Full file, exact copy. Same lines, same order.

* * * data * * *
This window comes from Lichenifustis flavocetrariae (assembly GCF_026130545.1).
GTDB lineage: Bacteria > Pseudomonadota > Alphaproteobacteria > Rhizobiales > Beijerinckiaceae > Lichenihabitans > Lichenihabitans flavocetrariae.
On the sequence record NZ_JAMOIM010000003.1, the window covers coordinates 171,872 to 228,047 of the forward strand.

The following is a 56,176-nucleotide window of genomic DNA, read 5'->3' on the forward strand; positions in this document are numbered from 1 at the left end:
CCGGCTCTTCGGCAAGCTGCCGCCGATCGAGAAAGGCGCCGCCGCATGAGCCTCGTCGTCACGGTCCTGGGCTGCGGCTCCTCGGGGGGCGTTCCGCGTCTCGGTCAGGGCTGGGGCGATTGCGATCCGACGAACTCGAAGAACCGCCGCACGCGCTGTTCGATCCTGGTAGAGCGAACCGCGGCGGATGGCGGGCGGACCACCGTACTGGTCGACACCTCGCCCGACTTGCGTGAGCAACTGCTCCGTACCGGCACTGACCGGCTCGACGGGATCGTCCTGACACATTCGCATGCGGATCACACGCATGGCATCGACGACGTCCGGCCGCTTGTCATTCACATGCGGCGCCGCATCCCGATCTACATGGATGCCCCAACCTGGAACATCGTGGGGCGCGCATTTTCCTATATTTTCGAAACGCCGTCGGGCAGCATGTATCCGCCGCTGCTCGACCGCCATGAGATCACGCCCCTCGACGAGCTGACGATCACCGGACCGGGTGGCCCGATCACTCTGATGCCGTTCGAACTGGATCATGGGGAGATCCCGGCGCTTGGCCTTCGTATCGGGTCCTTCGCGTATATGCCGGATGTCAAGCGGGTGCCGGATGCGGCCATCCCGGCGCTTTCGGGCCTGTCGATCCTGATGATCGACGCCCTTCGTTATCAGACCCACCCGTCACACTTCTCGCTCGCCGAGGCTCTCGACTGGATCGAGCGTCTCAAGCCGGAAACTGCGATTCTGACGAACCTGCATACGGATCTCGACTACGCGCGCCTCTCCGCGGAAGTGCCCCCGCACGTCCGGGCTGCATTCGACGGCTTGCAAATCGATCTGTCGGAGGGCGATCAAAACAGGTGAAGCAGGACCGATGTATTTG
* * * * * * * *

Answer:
This window comes from Lichenifustis flavocetrariae (assembly GCF_026130545.1).
GTDB lineage: Bacteria > Pseudomonadota > Alphaproteobacteria > Rhizobiales > Beijerinckiaceae > Lichenihabitans > Lichenihabitans flavocetrariae.
On the sequence record NZ_JAMOIM010000003.1, the window covers coordinates 171,872 to 228,047 of the forward strand.

The following is a 56,176-nucleotide window of genomic DNA, read 5'->3' on the forward strand; positions in this document are numbered from 1 at the left end:
CCGGCTCTTCGGCAAGCTGCCGCCGATCGAGAAAGGCGCCGCCGCATGAGCCTCGTCGTCACGGTCCTGGGCTGCGGCTCCTCGGGGGGCGTTCCGCGTCTCGGTCAGGGCTGGGGCGATTGCGATCCGACGAACTCGAAGAACCGCCGCACGCGCTGTTCGATCCTGGTAGAGCGAACCGCGGCGGATGGCGGGCGGACCACCGTACTGGTCGACACCTCGCCCGACTTGCGTGAGCAACTGCTCCGTACCGGCACTGACCGGCTCGACGGGATCGTCCTGACACATTCGCATGCGGATCACACGCATGGCATCGACGACGTCCGGCCGCTTGTCATTCACATGCGGCGCCGCATCCCGATCTACATGGATGCCCCAACCTGGAACATCGTGGGGCGCGCATTTTCCTATATTTTCGAAACGCCGTCGGGCAGCATGTATCCGCCGCTGCTCGACCGCCATGAGATCACGCCCCTCGACGAGCTGACGATCACCGGACCGGGTGGCCCGATCACTCTGATGCCGTTCGAACTGGATCATGGGGAGATCCCGGCGCTTGGCCTTCGTATCGGGTCCTTCGCGTATATGCCGGATGTCAAGCGGGTGCCGGATGCGGCCATCCCGGCGCTTTCGGGCCTGTCGATCCTGATGATCGACGCCCTTCGTTATCAGACCCACCCGTCACACTTCTCGCTCGCCGAGGCTCTCGACTGGATCGAGCGTCTCAAGCCGGAAACTGCGATTCTGACGAACCTGCATACGGATCTCGACTACGCGCGCCTCTCCGCGGAAGTGCCCCCGCACGTCCGGGCTGCATTCGACGGCTTGCAAATCGATCTGTCGGAGGGCGATCAAAACAGGTGAAGCAGGACCGATGTATTTG